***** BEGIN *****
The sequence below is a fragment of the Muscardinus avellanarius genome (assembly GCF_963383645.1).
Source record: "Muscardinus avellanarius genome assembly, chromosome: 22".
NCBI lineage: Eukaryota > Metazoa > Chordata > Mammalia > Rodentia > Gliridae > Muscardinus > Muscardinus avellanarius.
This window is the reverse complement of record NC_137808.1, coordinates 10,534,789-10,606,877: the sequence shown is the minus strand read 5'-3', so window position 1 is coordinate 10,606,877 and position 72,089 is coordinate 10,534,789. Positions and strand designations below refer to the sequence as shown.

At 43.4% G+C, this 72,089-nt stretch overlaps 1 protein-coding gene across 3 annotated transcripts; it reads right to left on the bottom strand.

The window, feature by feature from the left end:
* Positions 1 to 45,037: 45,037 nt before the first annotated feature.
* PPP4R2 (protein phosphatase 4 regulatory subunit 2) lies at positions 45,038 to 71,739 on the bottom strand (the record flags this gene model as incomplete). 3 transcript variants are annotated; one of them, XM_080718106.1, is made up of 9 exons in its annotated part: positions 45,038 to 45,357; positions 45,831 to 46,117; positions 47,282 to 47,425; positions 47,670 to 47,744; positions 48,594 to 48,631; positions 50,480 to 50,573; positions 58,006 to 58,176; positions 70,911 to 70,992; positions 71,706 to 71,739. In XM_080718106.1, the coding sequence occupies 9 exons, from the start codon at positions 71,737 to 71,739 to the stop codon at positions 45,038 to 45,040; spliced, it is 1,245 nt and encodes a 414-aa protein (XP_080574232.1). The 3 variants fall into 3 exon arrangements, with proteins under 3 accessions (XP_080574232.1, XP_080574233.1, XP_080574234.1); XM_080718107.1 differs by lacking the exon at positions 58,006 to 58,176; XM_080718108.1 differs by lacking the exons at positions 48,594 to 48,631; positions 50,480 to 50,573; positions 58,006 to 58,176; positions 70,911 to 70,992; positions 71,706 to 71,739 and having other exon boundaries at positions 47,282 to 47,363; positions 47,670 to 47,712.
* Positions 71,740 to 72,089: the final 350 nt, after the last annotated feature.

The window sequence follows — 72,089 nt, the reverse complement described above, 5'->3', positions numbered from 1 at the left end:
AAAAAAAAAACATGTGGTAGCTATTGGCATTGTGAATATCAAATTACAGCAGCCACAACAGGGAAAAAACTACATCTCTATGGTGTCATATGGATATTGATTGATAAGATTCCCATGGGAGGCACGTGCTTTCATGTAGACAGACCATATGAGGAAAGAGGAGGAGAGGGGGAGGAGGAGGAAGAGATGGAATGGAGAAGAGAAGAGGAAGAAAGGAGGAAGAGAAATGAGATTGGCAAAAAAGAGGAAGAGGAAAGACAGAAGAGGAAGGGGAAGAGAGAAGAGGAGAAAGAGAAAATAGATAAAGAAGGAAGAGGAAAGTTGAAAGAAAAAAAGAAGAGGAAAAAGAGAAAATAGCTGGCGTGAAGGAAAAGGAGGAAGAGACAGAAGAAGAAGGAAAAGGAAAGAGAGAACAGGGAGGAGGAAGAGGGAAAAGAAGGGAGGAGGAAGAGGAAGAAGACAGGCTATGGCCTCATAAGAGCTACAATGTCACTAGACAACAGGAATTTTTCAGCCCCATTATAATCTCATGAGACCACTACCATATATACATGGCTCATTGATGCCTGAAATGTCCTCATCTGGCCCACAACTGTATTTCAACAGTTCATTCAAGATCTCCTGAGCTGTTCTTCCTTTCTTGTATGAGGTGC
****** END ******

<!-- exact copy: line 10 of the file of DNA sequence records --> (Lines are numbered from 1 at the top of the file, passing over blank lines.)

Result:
The window sequence follows — 72,089 nt, the reverse complement described above, 5'->3', positions numbered from 1 at the left end: